Running dodgy programs safely with Windows Sandbox

I'm sure many of you, like me, have needed to run a program for one reason or another and you just weren't happy with the idea of running it on your own computer. In the past I've used VirtualBox and other solutions to spin up VMs but recently I came across a much easier and faster way to do this, Windows Sandbox.



Windows Sandbox

Windows Sandbox is available for free on Windows 10 Pro or Enterprise. To enable it, open the Start bar and search for "features" to locate "Turn Windows features on or off".



Scroll down to find Windows Sandbox and enable it. This will require a system restart.



Once you've installed and rebooted you will now have the Windows Sandbox available.



If you launch it, within a few seconds you should have a nice, clean Windows 10 Machine ready to go!



Enabling Virtualisation in your BIOS

Your hardware will need to support virtualisation for this to work and it may not be enabled by default on your system even if it is capable. Mine wasn't so I needed to drop into the BIOS and enable it. I will show you the process on my machine here but it will vary depending on your hardware. Search for the manual for your motherboard online and within a quick few steps you should be able to get this enabled.






With that change made, I saved and exited the BIOS and everything was good to go.


Customising your Sandbox

Firing up a clean machine like this is awesome and you can now play around to your heart's content. When you close the window for the Sandbox everything inside it will be destroyed and lost forever and anything that happens in there won't have any effect on your host machine. I wanted to setup a Sandbox for frequent use though and I didn't want to have to go through the search/download/install process for the application I wanted every time, so I created a config file for a Sandbox.

First of all I created a folder to hold common applications I was going to want to use inside a Sandbox.



I'm going to create a demo here with Havij, which is a dodgy hacking tool, and I don't want running on my actual machine. To do this I created a file called Havij.wsb which is a configuration file for a Windows Sandbox.


<Configuration>
<VGpu>Default</VGpu>
<Networking>Default</Networking>
<MappedFolders>
   <MappedFolder>
     <HostFolder>C:\Users\scott\Sandbox</HostFolder>
     <ReadOnly>true</ReadOnly>
   </MappedFolder>
</MappedFolders>
<LogonCommand>
   <Command>C:\Users\WDAGUtilityAccount\Desktop\Sandbox\Havij.exe</Command>
</LogonCommand>
</Configuration>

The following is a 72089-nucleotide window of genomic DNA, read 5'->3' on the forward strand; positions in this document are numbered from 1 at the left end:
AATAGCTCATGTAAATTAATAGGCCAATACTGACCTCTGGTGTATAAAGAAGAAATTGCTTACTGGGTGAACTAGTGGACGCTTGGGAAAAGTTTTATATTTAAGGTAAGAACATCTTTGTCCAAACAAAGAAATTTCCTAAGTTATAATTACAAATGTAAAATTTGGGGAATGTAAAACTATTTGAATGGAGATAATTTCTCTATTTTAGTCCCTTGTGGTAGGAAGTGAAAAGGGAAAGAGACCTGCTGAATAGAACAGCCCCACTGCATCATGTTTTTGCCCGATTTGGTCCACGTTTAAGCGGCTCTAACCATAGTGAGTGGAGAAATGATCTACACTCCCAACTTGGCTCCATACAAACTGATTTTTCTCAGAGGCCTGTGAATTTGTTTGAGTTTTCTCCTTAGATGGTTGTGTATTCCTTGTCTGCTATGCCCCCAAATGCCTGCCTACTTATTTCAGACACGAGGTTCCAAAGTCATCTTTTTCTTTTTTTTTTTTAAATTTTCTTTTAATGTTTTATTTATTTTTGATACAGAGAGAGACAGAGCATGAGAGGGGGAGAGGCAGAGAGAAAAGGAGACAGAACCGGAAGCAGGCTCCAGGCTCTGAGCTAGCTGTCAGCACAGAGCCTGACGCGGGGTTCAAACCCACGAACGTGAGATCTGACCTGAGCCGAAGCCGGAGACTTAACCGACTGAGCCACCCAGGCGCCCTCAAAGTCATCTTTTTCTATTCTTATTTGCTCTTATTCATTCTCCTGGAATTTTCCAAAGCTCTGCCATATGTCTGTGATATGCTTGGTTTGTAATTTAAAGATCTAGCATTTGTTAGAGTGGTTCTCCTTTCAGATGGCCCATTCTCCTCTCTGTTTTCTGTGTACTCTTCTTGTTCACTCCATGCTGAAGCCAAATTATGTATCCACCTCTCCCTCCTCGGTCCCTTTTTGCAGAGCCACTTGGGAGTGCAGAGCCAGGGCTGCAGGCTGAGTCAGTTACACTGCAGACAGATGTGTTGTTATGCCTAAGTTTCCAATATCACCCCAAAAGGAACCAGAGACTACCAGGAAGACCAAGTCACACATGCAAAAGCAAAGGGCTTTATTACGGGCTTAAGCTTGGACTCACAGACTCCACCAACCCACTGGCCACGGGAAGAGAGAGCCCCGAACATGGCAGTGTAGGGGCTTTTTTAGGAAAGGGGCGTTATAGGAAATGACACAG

I'm mapping C:\Users\scott\Sandbox as a read-only folder inside the Sandbox which means it will automatically show as a folder on the Desktop in the Sandbox. To go an extra step further I'm also running the installer at logon. Here's what the config file looks like when saved.



All you need to do is double click the Havij file and when the Sandbox launches, you get this:



You can see that Havij is ready to install and I just need to click a couple of prompts and you can also see the Sandbox folder located on the Desktop. Everything is ready to go and I don't need to worry about running this dodgy program on my machine!


Just getting started

I haven't been using this for long but already I quite like it as a solution and there is a heap more stuff that you can do than what I've shown here. The idea was to introduce you to Windows Sandbox and show you a couple of the things I've done already. As you can see from the config examples above you can disable networking in the Sandbox if you'd like and you can create scripts to do much more complex tasks when your Sandbox boots up. Here's a couple of the other things I've created so far like giving access to my Downloads folder if I've just grabbed something and want to fire it up in a Sandbox.


<Configuration>
<VGpu>Default</VGpu>
<Networking>Default</Networking>
<MappedFolders>
   <MappedFolder>
     <HostFolder>C:\Users\scott\Downloads</HostFolder>
     <ReadOnly>true</ReadOnly>
   </MappedFolder>
</MappedFolders>
</Configuration>


You might also want to test something in a beta version of software without having it installed on your machine, so here I have the Chrome Canary installer so I can fire it up in a few seconds to test something.


<Configuration>
<VGpu>Default</VGpu>
<Networking>Default</Networking>
<MappedFolders>
   <MappedFolder>
     <HostFolder>C:\Users\scott\Sandbox</HostFolder>
     <ReadOnly>true</ReadOnly>
   </MappedFolder>
</MappedFolders>
<LogonCommand>
  <Command>C:\Users\WDAGUtilityAccount\Desktop\Sandbox\ChromeCanarySetup.exe</Command>
</LogonCommand>
</Configuration>


Hopefully this will be useful and if you have any cool tips or tricks for the config files then let me know in the comments below!